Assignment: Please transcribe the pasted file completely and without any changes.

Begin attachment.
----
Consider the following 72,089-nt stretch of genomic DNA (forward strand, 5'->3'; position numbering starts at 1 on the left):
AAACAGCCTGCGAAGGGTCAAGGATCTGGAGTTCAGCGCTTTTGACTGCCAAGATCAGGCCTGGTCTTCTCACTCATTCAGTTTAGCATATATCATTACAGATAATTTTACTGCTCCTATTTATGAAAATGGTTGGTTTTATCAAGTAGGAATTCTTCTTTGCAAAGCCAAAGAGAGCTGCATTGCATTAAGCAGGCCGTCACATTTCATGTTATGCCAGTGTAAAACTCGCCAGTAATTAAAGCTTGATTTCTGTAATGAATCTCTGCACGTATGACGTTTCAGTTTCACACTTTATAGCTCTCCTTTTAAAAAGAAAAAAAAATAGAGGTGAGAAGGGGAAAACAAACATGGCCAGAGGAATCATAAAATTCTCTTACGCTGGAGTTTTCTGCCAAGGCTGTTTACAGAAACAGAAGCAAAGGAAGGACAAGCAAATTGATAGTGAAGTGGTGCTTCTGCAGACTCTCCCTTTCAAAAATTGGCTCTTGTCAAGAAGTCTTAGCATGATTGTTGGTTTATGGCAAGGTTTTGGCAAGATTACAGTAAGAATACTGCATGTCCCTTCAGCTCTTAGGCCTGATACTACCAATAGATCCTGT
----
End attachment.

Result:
Consider the following 72,089-nt stretch of genomic DNA (forward strand, 5'->3'; position numbering starts at 1 on the left):
AAACAGCCTGCGAAGGGTCAAGGATCTGGAGTTCAGCGCTTTTGACTGCCAAGATCAGGCCTGGTCTTCTCACTCATTCAGTTTAGCATATATCATTACAGATAATTTTACTGCTCCTATTTATGAAAATGGTTGGTTTTATCAAGTAGGAATTCTTCTTTGCAAAGCCAAAGAGAGCTGCATTGCATTAAGCAGGCCGTCACATTTCATGTTATGCCAGTGTAAAACTCGCCAGTAATTAAAGCTTGATTTCTGTAATGAATCTCTGCACGTATGACGTTTCAGTTTCACACTTTATAGCTCTCCTTTTAAAAAGAAAAAAAAATAGAGGTGAGAAGGGGAAAACAAACATGGCCAGAGGAATCATAAAATTCTCTTACGCTGGAGTTTTCTGCCAAGGCTGTTTACAGAAACAGAAGCAAAGGAAGGACAAGCAAATTGATAGTGAAGTGGTGCTTCTGCAGACTCTCCCTTTCAAAAATTGGCTCTTGTCAAGAAGTCTTAGCATGATTGTTGGTTTATGGCAAGGTTTTGGCAAGATTACAGTAAGAATACTGCATGTCCCTTCAGCTCTTAGGCCTGATACTACCAATAGATCCTGT